The ExxonMobil pipeline rupture
looks to be the most significant thing to happen in the world of process automation this week. Like much of the North American industrial infrastructure, the pipeline is quite old and was originally constructed in the 1940s. Although there has been no official prognosis or root cause of this incident announced, the incident has sparked discussion about the role of corrosion measurement in process automation applications. I wrote about bad corrosion management practices when I was at ARC and the BP Alaska pipeline ruptured back in 2008
. According to ARC, the process industries spend shockingly little on corrosion management systems annually. Here is an excerpt from the 2008 article
“ARC Advisory Group’s Plant Asset Management (PAM) Systems Worldwide Outlook estimates that manufacturers spend over $50 million on corrosion monitoring million annually. One of the fastest growing segments of PAM, the corrosion monitoring market will nearly double over the next five years. The traditional method for monitoring corrosion in pipelines is through metal coupons that are weighed, inserted into the process stream, then periodically removed to determine if corrosion has occurred, by recording the average weight loss over time. Pipeline operators also use ultrasonic testing modules on smart pigs to measure the thickness of the pipe. These are not real time measurements for corrosion, however, and merely confirm that corrosion has taken place.”
Like many of the variables in process automation, particularly in remote applications like pipelines, corrosion measurement is moving from the realm of the transactional to the realm of real time. Methods such as electrical resistance (ER) and linear polarization resistance (LPR) can measure the resistance across wires that are inserted into the process. We are even reaching into the realm of more localized corrosion detection through methods such as harmonic distortion analysis, which is used in this Pepperl+Fuchs product.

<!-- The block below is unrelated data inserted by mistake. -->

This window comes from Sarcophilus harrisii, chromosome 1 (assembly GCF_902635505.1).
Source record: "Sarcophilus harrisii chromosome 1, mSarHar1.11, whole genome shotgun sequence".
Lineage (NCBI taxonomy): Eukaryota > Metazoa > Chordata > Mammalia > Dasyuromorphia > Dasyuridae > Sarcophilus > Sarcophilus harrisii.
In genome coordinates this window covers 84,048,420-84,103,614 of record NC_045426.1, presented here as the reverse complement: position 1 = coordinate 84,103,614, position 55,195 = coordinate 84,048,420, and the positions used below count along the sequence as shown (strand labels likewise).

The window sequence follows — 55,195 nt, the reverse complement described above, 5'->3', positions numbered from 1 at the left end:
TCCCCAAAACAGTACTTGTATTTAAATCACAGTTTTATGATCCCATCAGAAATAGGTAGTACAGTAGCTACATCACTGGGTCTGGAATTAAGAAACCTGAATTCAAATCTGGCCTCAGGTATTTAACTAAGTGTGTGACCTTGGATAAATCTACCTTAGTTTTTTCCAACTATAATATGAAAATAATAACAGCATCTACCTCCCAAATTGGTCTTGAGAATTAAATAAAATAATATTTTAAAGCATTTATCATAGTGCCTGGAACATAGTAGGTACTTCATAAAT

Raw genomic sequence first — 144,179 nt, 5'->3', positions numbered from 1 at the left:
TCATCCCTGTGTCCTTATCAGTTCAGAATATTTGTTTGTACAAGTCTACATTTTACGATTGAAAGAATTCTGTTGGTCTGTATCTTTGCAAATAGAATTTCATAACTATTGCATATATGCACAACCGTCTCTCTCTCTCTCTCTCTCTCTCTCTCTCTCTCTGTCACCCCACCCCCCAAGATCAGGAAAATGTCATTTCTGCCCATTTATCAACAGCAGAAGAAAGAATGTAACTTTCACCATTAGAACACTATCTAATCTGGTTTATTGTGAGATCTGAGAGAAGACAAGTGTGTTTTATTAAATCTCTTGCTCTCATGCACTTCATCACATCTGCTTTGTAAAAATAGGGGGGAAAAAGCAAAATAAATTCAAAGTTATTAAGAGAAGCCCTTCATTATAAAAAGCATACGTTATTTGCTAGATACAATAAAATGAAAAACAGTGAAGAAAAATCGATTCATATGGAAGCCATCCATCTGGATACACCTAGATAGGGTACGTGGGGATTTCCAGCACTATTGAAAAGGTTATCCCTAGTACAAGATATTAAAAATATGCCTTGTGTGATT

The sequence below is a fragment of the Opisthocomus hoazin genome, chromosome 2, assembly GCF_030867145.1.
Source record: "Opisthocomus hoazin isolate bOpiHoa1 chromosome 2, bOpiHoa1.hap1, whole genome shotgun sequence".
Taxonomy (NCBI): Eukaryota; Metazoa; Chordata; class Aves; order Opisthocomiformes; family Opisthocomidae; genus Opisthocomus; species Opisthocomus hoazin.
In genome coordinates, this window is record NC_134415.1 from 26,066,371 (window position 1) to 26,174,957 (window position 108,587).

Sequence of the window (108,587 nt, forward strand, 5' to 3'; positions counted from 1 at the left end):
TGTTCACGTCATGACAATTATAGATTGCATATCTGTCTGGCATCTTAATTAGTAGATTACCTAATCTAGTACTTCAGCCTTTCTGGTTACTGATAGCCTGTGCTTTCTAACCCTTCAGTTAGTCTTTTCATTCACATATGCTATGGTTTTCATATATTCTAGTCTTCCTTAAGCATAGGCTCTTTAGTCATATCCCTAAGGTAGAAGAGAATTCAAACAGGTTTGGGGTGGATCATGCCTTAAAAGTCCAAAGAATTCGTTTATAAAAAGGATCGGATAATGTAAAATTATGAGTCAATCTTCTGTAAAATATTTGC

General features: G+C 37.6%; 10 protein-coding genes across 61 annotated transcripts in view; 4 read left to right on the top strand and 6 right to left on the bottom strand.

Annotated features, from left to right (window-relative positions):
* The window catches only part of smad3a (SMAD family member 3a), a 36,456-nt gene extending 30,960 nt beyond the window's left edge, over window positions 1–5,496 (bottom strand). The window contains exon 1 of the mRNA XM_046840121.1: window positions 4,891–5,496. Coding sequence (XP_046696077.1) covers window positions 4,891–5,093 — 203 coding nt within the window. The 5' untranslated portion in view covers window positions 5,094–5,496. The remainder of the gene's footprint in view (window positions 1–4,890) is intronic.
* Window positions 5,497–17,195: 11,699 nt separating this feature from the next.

Obviously, this is an excellent use case for FOUNDATION for ROM
as well. This is one of those variables in remote applications that is moving from a transactional variable to a real time variable that can be measured from a remote location. Sadly, none of the latest breed of real time corrosion measurement devices are tested or registered for FOUNDATION
fieldbus, but we would have the capability to integrate with such devices with our FOUNDATION
for ROM solution.
But why should you think about FOUNDATION fieldbus for your corrosion measurement solution? Simple, FOUNDATION fieldbus was design to report the condition of the sensor and provide a mechanism for the quality of the data coming from the sensor itself. This allows you to immediately distinguish between problems in the process versus problems with a sensor, or sensor electronics, or memory, or other aspects of the device. Our diagnostics go deeper, they are managed much better, and they provide instant notification.
In a corrosion monitoring solution, you would have much better information about wear on the sensor, and that critical information is reported to the operator much more quickly. That real time view of corrosion also means that you can schedule maintenance and shutdowns exactly when they are needed
, with a much better planning window. FOUNDATION
fieldbus then lets you prioritize that information more effectively, so the operator sees only the information that is critical to the process, while maintenance sees information that is relevant only to maintenance. We do this through our Diagnostic Profile and adoption of NAMUR NE 107 guidelines
. So, consider asking your supplier to make a FOUNDATION
fieldbus compatible version of their corrosion monitoring sensor, or you can use FOUNDATION
for ROM technology to integrate wired HART or Wireless
HART into a FOUNDATION
fieldbus infrastructure for your remote application.